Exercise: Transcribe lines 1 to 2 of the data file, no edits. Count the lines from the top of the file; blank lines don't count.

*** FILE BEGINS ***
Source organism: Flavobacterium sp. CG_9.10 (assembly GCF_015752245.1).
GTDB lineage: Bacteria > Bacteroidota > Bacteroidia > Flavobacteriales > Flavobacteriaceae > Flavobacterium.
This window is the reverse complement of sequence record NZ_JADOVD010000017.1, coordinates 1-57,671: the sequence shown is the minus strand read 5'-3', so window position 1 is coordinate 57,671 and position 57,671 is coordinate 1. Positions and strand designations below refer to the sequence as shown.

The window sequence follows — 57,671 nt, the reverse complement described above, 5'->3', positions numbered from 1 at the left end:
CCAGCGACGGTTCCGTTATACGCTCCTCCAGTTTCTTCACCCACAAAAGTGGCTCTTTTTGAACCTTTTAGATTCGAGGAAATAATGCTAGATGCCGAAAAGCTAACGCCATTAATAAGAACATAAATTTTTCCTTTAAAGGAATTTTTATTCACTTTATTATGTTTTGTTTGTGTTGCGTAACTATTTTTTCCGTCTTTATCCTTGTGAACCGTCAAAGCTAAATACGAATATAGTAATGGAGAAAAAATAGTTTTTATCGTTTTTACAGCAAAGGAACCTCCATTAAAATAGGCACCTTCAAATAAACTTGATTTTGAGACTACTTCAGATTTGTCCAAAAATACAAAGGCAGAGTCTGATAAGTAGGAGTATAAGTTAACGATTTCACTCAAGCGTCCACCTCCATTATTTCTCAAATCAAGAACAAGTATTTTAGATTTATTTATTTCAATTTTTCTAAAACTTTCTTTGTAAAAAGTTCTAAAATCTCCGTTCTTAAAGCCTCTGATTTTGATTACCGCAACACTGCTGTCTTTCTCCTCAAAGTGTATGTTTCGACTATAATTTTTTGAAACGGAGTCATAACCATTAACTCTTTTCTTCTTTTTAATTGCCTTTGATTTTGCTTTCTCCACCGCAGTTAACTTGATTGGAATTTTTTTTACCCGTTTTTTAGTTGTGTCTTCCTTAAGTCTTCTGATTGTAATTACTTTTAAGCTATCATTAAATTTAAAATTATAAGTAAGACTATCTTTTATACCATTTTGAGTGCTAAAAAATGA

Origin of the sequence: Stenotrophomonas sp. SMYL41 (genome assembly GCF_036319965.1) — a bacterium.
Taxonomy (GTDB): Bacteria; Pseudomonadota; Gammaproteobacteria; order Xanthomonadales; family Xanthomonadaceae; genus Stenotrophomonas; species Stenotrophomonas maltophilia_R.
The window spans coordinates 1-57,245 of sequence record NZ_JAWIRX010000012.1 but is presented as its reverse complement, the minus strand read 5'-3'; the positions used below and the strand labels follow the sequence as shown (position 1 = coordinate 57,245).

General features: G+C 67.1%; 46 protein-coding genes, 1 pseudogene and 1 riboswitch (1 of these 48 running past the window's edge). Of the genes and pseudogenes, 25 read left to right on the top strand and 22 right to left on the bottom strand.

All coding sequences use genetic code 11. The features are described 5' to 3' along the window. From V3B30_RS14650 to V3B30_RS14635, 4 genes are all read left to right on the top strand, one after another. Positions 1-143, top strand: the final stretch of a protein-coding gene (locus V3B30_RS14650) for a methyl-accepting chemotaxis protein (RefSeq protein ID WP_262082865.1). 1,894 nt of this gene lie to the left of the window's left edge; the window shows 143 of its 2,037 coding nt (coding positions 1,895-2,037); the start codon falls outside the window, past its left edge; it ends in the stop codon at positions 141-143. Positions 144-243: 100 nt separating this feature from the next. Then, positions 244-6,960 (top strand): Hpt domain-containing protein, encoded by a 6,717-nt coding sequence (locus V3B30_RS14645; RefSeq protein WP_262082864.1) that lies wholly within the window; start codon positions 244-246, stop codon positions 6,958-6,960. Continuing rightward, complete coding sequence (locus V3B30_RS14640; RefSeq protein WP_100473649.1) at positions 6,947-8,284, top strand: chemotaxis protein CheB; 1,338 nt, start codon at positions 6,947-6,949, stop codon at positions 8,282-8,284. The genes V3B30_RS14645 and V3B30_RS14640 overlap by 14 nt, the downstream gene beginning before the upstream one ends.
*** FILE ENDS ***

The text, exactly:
Source organism: Flavobacterium sp. CG_9.10 (assembly GCF_015752245.1).
GTDB lineage: Bacteria > Bacteroidota > Bacteroidia > Flavobacteriales > Flavobacteriaceae > Flavobacterium.